Rubio was right on board with that.

“ObamaCare has led to rising premiums, a collapse of the individual insurance market and fewer choices for patients,” Rubio said. “The law is an absolute failure, and its proponents insist it must be salvaged with a taxpayer-funded bailout of health insurance companies. We’ve now taken an important first step to repeal this law and replace ‎it with a patient-centered approach that expands access to providers and lowers costs of care.

“It is my hope and expectation that the transition to a replacement program can be done relatively seamlessly and minimize disruptions to patients.”

Opponents of the measure say a repeal of the Affordable Care Act would be disastrous and leave many people without health care, as well as leaving people with pre-existing conditions unable to find coverage.

The GOP and Trump say they’ll work towards implementing a replacement for the law that will be better, though no details on what that plan will be have surfaced.

Lawmakers get ready for Seminole Compact, gambling debate

The chair of the House’s gambling policy panel Thursday made clear what the elephant in the committee room would be this legislative session.

“Everything we do is connected to this gaming compact,” said state Rep. Mike La Rosa, referring to the pending renewal of an agreement between the state and the Seminole Tribe of Florida. 

Indeed, the Legislature’s real work on gambling won’t start till the Senate files its gambling legislation for 2017, expected later today (Thursday).

La Rosa, a St. Cloud Republican, and Tourism & Gaming Control Subcommittee members heard from legislative economist Amy Baker and Department of Business and Professional Regulation Deputy Secretary Jonathan Zachem, the state’s top gambling regulator, and Jason Maine, its general counsel.

Maine mentioned that the state’s deadline to appeal a federal court ruling on Indian gambling is next week, but didn’t say what the state would do. 

Senior U.S. District Judge Robert Hinkle ruled in November that the tribe can continue to offer blackjack and other “banked card games” to its Hard Rock Casino customers in the state.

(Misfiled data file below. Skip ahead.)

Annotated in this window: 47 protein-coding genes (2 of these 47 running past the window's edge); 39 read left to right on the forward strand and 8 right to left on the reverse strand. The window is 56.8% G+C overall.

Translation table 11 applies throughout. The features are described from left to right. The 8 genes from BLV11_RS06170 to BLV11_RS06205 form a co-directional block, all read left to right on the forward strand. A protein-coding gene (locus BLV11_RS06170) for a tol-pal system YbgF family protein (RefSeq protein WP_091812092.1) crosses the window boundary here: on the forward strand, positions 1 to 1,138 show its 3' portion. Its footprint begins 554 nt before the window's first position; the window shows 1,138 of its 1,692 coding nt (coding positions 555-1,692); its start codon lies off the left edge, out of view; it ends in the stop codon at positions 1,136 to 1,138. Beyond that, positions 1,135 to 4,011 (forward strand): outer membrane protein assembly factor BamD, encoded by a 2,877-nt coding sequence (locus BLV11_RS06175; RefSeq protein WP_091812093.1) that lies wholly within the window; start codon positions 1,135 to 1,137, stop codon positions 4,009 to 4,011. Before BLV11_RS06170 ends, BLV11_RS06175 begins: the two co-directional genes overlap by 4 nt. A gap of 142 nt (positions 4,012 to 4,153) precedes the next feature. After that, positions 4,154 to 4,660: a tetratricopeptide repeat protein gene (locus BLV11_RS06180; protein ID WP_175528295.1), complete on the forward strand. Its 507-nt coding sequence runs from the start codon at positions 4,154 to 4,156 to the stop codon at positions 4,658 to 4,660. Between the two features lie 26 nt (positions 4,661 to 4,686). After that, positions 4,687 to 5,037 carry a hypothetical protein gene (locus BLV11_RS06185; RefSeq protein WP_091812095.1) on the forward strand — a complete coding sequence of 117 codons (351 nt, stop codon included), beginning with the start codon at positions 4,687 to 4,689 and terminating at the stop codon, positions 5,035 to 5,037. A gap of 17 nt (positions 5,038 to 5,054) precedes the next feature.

Hinkle had said the state had broken an exclusivity deal with the tribe, part of what’s called the 2010 Seminole Compact, allowing it to keep its blackjack tables until 2030 even though the blackjack provision expired in 2015.

Also in the mix is a Supreme Court case over whether a Gadsden County race track can offer slot machines because voters previously approved them there.

If the court rules in Gretna Racing’s favor, it could open the door for slots to be added in other counties where voters OK’d a local slots referendum.

But if slots are expanded, it would allow the Seminoles to reduce the gambling revenue they’re required to share with the state.

State Rep. Tom Goodson, a Rockledge Republican, asked Zachem whether the state’s tax on slots might make up any lost revenue from the tribe. Zachem answered – essentially – that he didn’t know.

“It’s not a clear-cut, thumbs up or thumbs down,” he said.

Florida House bill seeks non-partisan elections for state attorneys, public defenders

Northeast Florida Democrats were incensed last year at being disenfranchised in closed GOP primaries for state attorney and public defender.

Now, one of their own — House District 13 Rep. Tracie Davis — has filed a bill in the Florida House to remedy that condition.

And her political mentor, Sen. Audrey Gibson, filed the Senate version.

House Bill 231 seeks to make elections for state attorney and public defender non-partisan, adding the offices to current statute, which includes school board members.

Last summer, the Jacksonville media market saw stories about former State Attorney Angela Corey, whose campaign manager filed paperwork for a write-in candidate with the express purpose of closing a primary that otherwise would have been open.

The primary in the public defender’s race likewise was closed by a write-in candidate, who wasn’t able to articulate a compelling reason for running against incumbent Matt Shirk when asked.

While Corey and Shirk maintained that nothing wrong had been done, voters disagreed, and turned each of them out of office by historic margins in the very GOP primaries they sought to close.

Worth watching: will Davis’ bill get prominent Republican support?

Most area Republicans endorsed Corey for State Attorney, even as it was the political team of Jacksonville Mayor Lenny Curry (an endorser of Corey) that ended her career.

House civil justice subcommittee takes up judicial term limits

A House panel began talking Thursday about imposing term limits on judges — and also reviewed how quickly the courts are clearing their caseloads.

Judicial term limits failed in the Legislature last year, but House Speaker Richard Corcoran has declared the issue an important priority.

Heather Fitzenhagen, chairwoman of the Civil Justice and Claims Subcommittee, said she has not yet taken a position.

She rejected a suggestion that House Republicans want to publish the Florida Supreme Court for rulings striking down GOP priority legislation.